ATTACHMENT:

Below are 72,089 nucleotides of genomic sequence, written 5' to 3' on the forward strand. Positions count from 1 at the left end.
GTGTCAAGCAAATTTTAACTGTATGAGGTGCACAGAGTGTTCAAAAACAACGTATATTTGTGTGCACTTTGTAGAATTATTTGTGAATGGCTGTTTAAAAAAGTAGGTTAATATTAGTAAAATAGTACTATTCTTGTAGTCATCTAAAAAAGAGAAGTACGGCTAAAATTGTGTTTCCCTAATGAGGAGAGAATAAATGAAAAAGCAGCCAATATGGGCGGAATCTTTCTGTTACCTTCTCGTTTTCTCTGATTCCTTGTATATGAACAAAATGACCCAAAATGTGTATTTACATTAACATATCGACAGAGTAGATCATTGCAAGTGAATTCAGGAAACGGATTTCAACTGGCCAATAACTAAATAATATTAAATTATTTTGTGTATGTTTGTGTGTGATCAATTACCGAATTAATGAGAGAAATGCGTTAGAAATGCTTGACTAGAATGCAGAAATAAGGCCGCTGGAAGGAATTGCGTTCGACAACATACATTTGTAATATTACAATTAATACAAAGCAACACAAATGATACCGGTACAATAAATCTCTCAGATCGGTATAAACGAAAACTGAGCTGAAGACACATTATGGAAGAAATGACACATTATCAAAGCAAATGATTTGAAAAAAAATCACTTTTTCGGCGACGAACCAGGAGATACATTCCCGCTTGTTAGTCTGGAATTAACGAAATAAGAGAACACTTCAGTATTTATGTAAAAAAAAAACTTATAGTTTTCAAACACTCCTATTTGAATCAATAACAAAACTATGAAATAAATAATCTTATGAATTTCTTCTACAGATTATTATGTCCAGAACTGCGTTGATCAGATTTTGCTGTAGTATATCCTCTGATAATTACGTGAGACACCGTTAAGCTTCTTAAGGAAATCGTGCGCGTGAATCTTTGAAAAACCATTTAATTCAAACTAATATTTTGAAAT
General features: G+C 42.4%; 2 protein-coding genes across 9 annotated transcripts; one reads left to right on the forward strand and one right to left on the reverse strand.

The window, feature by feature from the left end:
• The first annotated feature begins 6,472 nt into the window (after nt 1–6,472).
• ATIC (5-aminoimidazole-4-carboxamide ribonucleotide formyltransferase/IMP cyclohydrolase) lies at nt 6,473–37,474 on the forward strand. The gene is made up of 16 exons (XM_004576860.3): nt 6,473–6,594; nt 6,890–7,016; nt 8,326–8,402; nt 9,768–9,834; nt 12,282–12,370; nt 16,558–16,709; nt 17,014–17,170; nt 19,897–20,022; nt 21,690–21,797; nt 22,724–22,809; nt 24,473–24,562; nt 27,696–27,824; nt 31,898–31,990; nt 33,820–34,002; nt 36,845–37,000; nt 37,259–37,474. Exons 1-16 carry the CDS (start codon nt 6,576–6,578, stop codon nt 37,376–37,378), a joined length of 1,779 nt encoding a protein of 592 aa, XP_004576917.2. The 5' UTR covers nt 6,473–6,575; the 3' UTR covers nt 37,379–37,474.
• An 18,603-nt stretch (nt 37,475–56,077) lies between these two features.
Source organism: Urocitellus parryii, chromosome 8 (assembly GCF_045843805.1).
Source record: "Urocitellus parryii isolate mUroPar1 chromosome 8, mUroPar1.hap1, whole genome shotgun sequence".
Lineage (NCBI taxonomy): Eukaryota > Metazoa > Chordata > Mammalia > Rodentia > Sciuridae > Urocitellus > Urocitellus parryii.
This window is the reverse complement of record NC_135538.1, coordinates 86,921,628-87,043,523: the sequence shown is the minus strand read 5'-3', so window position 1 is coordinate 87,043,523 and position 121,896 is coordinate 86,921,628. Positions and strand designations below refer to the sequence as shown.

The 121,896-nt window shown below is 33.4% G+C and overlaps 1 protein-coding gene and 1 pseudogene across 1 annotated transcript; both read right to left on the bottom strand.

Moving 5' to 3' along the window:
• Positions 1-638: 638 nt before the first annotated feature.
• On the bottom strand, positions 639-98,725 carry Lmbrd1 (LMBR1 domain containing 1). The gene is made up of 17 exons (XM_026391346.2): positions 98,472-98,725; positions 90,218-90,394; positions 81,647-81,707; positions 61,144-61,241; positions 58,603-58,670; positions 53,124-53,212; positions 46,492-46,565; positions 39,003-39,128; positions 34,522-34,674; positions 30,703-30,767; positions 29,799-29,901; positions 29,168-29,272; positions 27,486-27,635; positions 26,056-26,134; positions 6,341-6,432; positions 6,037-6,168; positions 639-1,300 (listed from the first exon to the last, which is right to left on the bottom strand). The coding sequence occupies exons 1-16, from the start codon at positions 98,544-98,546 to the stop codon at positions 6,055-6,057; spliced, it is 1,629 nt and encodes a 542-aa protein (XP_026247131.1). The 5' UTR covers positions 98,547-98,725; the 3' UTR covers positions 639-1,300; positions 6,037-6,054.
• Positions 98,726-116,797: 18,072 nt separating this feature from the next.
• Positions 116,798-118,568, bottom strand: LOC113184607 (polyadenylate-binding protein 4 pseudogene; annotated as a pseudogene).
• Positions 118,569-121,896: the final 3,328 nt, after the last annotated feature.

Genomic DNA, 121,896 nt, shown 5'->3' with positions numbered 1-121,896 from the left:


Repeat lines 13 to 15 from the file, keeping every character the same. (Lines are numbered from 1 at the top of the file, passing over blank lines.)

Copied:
Moving 5' to 3' along the window:
• Positions 1-638: 638 nt before the first annotated feature.
• On the bottom strand, positions 639-98,725 carry Lmbrd1 (LMBR1 domain containing 1). The gene is made up of 17 exons (XM_026391346.2): positions 98,472-98,725; positions 90,218-90,394; positions 81,647-81,707; positions 61,144-61,241; positions 58,603-58,670; positions 53,124-53,212; positions 46,492-46,565; positions 39,003-39,128; positions 34,522-34,674; positions 30,703-30,767; positions 29,799-29,901; positions 29,168-29,272; positions 27,486-27,635; positions 26,056-26,134; positions 6,341-6,432; positions 6,037-6,168; positions 639-1,300 (listed from the first exon to the last, which is right to left on the bottom strand). The coding sequence occupies exons 1-16, from the start codon at positions 98,544-98,546 to the stop codon at positions 6,055-6,057; spliced, it is 1,629 nt and encodes a 542-aa protein (XP_026247131.1). The 5' UTR covers positions 98,547-98,725; the 3' UTR covers positions 639-1,300; positions 6,037-6,054.